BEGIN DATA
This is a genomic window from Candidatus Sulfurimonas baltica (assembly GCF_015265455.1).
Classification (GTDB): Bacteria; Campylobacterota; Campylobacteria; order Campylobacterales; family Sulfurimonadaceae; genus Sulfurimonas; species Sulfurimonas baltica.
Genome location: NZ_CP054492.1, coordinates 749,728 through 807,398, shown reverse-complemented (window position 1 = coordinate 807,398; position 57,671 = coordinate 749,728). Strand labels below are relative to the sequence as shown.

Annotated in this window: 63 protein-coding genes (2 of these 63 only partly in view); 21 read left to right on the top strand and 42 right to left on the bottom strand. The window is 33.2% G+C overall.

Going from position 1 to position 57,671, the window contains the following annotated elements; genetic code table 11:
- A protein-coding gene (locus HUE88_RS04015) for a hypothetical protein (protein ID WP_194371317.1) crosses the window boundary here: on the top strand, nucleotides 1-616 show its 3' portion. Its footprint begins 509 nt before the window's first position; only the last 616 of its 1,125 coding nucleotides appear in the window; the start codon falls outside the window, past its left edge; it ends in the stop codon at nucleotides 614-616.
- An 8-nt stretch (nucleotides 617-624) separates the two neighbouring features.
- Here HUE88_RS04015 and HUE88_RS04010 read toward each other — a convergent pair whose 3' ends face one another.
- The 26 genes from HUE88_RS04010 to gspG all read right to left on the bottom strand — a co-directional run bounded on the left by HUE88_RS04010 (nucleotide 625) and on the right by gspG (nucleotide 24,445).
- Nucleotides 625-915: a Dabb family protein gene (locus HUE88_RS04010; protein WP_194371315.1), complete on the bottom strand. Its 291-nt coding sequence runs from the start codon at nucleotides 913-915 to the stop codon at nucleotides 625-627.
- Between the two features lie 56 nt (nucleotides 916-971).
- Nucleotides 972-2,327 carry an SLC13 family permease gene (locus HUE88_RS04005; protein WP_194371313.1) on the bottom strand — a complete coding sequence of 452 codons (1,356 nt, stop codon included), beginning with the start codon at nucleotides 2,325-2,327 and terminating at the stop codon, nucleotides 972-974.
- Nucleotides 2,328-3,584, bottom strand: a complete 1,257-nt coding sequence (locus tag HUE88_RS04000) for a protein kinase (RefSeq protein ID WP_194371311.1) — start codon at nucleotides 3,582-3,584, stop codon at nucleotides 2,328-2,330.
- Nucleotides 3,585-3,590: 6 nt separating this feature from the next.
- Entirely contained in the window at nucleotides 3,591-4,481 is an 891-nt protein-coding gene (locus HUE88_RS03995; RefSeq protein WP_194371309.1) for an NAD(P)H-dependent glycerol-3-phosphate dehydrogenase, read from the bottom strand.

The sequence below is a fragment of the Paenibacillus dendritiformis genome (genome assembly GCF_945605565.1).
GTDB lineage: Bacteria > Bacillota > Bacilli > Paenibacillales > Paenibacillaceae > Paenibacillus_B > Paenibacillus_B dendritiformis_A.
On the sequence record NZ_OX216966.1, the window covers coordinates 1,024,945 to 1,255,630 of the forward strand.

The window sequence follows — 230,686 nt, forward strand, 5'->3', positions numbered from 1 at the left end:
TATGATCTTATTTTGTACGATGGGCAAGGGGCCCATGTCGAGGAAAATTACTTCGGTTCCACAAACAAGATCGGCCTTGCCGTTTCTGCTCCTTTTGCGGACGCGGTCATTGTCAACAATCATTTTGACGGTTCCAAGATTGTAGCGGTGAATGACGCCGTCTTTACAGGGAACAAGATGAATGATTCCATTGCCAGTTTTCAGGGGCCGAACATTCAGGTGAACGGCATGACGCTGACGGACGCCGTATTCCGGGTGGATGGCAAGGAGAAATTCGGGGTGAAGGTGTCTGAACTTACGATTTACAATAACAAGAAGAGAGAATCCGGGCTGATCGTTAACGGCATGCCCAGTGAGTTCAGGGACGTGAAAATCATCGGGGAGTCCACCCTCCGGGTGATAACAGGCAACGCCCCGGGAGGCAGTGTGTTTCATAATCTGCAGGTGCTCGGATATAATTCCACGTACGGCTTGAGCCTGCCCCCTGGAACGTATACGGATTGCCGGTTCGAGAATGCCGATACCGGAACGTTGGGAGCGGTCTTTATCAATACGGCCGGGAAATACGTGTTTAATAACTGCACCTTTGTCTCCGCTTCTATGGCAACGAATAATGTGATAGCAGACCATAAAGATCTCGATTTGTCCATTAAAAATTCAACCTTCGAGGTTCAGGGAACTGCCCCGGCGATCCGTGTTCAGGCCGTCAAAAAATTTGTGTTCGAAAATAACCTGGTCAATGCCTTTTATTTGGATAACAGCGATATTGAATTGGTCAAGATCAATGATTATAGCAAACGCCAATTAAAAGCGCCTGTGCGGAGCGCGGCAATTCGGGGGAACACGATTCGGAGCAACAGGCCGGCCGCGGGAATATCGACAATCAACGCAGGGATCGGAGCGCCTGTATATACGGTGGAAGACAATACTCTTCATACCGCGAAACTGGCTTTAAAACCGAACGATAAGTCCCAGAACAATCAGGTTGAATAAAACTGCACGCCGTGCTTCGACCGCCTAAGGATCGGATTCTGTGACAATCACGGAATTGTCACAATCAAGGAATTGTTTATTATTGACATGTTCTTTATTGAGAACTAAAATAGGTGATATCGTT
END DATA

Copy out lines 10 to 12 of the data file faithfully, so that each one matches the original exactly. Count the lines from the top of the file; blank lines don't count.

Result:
- Nucleotides 625-915: a Dabb family protein gene (locus HUE88_RS04010; protein WP_194371315.1), complete on the bottom strand. Its 291-nt coding sequence runs from the start codon at nucleotides 913-915 to the stop codon at nucleotides 625-627.
- Between the two features lie 56 nt (nucleotides 916-971).
- Nucleotides 972-2,327 carry an SLC13 family permease gene (locus HUE88_RS04005; protein WP_194371313.1) on the bottom strand — a complete coding sequence of 452 codons (1,356 nt, stop codon included), beginning with the start codon at nucleotides 2,325-2,327 and terminating at the stop codon, nucleotides 972-974.